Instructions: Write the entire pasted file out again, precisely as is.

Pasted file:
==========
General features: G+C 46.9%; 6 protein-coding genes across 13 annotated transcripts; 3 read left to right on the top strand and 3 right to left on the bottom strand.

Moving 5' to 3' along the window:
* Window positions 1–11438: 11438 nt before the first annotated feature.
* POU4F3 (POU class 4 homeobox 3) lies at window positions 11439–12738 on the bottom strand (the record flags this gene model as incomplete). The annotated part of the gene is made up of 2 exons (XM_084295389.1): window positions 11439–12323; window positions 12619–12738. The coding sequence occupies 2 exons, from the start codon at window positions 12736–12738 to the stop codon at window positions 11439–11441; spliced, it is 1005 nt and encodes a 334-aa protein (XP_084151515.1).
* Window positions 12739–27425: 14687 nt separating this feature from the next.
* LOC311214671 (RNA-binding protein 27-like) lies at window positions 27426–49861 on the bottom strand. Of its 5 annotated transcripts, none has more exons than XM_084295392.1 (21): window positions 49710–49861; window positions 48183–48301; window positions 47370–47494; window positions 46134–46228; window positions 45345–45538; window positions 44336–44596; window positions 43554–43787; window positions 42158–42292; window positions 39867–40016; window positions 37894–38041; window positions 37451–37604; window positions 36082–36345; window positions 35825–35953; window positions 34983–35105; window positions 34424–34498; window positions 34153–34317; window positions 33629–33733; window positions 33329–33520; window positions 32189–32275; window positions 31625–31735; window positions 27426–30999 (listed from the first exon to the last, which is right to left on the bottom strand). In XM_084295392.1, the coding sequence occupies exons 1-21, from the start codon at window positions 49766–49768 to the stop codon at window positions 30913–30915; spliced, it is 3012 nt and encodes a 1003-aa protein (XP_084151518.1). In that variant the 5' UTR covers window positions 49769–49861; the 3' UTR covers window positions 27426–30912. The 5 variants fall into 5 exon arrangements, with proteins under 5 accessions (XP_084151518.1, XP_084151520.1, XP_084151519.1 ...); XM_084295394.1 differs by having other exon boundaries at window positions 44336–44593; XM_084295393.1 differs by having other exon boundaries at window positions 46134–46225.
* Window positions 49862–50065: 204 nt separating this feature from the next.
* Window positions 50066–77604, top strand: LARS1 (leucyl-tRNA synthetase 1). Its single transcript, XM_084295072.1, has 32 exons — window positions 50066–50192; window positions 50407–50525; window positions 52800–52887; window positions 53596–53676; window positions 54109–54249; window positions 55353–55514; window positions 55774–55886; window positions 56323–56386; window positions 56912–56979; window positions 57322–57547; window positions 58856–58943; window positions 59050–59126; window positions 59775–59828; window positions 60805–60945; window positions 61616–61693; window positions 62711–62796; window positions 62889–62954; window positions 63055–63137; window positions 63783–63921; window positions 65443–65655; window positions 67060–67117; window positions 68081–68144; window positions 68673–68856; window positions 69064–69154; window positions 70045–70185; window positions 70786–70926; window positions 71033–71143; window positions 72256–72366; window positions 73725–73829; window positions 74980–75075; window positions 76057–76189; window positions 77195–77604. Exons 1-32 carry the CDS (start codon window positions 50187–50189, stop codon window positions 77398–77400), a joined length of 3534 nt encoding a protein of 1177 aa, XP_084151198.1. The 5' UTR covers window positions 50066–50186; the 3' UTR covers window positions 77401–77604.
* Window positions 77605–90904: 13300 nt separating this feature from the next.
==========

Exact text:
General features: G+C 46.9%; 6 protein-coding genes across 13 annotated transcripts; 3 read left to right on the top strand and 3 right to left on the bottom strand.

Moving 5' to 3' along the window:
* Window positions 1–11438: 11438 nt before the first annotated feature.
* POU4F3 (POU class 4 homeobox 3) lies at window positions 11439–12738 on the bottom strand (the record flags this gene model as incomplete). The annotated part of the gene is made up of 2 exons (XM_084295389.1): window positions 11439–12323; window positions 12619–12738. The coding sequence occupies 2 exons, from the start codon at window positions 12736–12738 to the stop codon at window positions 11439–11441; spliced, it is 1005 nt and encodes a 334-aa protein (XP_084151515.1).
* Window positions 12739–27425: 14687 nt separating this feature from the next.
* LOC311214671 (RNA-binding protein 27-like) lies at window positions 27426–49861 on the bottom strand. Of its 5 annotated transcripts, none has more exons than XM_084295392.1 (21): window positions 49710–49861; window positions 48183–48301; window positions 47370–47494; window positions 46134–46228; window positions 45345–45538; window positions 44336–44596; window positions 43554–43787; window positions 42158–42292; window positions 39867–40016; window positions 37894–38041; window positions 37451–37604; window positions 36082–36345; window positions 35825–35953; window positions 34983–35105; window positions 34424–34498; window positions 34153–34317; window positions 33629–33733; window positions 33329–33520; window positions 32189–32275; window positions 31625–31735; window positions 27426–30999 (listed from the first exon to the last, which is right to left on the bottom strand). In XM_084295392.1, the coding sequence occupies exons 1-21, from the start codon at window positions 49766–49768 to the stop codon at window positions 30913–30915; spliced, it is 3012 nt and encodes a 1003-aa protein (XP_084151518.1). In that variant the 5' UTR covers window positions 49769–49861; the 3' UTR covers window positions 27426–30912. The 5 variants fall into 5 exon arrangements, with proteins under 5 accessions (XP_084151518.1, XP_084151520.1, XP_084151519.1 ...); XM_084295394.1 differs by having other exon boundaries at window positions 44336–44593; XM_084295393.1 differs by having other exon boundaries at window positions 46134–46225.
* Window positions 49862–50065: 204 nt separating this feature from the next.
* Window positions 50066–77604, top strand: LARS1 (leucyl-tRNA synthetase 1). Its single transcript, XM_084295072.1, has 32 exons — window positions 50066–50192; window positions 50407–50525; window positions 52800–52887; window positions 53596–53676; window positions 54109–54249; window positions 55353–55514; window positions 55774–55886; window positions 56323–56386; window positions 56912–56979; window positions 57322–57547; window positions 58856–58943; window positions 59050–59126; window positions 59775–59828; window positions 60805–60945; window positions 61616–61693; window positions 62711–62796; window positions 62889–62954; window positions 63055–63137; window positions 63783–63921; window positions 65443–65655; window positions 67060–67117; window positions 68081–68144; window positions 68673–68856; window positions 69064–69154; window positions 70045–70185; window positions 70786–70926; window positions 71033–71143; window positions 72256–72366; window positions 73725–73829; window positions 74980–75075; window positions 76057–76189; window positions 77195–77604. Exons 1-32 carry the CDS (start codon window positions 50187–50189, stop codon window positions 77398–77400), a joined length of 3534 nt encoding a protein of 1177 aa, XP_084151198.1. The 5' UTR covers window positions 50066–50186; the 3' UTR covers window positions 77401–77604.
* Window positions 77605–90904: 13300 nt separating this feature from the next.